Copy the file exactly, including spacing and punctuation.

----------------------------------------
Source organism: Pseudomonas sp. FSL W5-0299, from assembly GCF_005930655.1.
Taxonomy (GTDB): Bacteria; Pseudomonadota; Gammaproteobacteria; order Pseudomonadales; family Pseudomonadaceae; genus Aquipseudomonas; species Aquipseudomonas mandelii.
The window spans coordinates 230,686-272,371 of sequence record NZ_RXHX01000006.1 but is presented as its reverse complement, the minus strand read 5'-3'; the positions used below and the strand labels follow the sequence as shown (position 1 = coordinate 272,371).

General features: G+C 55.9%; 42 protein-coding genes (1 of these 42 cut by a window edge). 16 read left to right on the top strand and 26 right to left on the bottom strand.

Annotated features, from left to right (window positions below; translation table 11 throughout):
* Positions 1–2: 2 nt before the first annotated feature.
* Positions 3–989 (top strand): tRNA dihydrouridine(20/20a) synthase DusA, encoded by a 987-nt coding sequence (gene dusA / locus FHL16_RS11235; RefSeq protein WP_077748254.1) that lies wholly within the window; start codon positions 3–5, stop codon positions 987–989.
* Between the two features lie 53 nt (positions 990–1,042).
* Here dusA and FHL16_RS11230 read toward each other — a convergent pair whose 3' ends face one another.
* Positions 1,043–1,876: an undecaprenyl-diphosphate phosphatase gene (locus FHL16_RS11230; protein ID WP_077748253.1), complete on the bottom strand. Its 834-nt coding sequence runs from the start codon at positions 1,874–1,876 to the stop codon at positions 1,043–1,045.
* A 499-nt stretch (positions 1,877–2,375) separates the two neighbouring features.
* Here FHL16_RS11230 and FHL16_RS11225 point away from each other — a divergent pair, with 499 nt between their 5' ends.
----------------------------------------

Source organism: Pseudomonas sp. FSL W5-0299, from assembly GCF_005930655.1.
Taxonomy (GTDB): Bacteria; Pseudomonadota; Gammaproteobacteria; order Pseudomonadales; family Pseudomonadaceae; genus Aquipseudomonas; species Aquipseudomonas mandelii.
The window spans coordinates 230,686-272,371 of sequence record NZ_RXHX01000006.1 but is presented as its reverse complement, the minus strand read 5'-3'; the positions used below and the strand labels follow the sequence as shown (position 1 = coordinate 272,371).

General features: G+C 55.9%; 42 protein-coding genes (1 of these 42 cut by a window edge). 16 read left to right on the top strand and 26 right to left on the bottom strand.

Annotated features, from left to right (window positions below; translation table 11 throughout):
* Positions 1–2: 2 nt before the first annotated feature.
* Positions 3–989 (top strand): tRNA dihydrouridine(20/20a) synthase DusA, encoded by a 987-nt coding sequence (gene dusA / locus FHL16_RS11235; RefSeq protein WP_077748254.1) that lies wholly within the window; start codon positions 3–5, stop codon positions 987–989.
* Between the two features lie 53 nt (positions 990–1,042).
* Here dusA and FHL16_RS11230 read toward each other — a convergent pair whose 3' ends face one another.
* Positions 1,043–1,876: an undecaprenyl-diphosphate phosphatase gene (locus FHL16_RS11230; protein ID WP_077748253.1), complete on the bottom strand. Its 834-nt coding sequence runs from the start codon at positions 1,874–1,876 to the stop codon at positions 1,043–1,045.
* A 499-nt stretch (positions 1,877–2,375) separates the two neighbouring features.
* Here FHL16_RS11230 and FHL16_RS11225 point away from each other — a divergent pair, with 499 nt between their 5' ends.